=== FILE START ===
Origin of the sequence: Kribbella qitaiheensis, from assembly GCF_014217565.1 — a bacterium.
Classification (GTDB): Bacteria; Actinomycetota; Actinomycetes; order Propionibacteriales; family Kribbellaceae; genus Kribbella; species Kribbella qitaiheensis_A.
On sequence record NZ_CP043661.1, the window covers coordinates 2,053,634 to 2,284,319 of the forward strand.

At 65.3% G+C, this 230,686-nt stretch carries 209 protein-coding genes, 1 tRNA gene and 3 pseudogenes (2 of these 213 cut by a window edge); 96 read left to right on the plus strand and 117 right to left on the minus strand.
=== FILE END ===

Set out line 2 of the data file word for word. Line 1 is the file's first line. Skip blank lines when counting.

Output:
Classification (GTDB): Bacteria; Actinomycetota; Actinomycetes; order Propionibacteriales; family Kribbellaceae; genus Kribbella; species Kribbella qitaiheensis_A.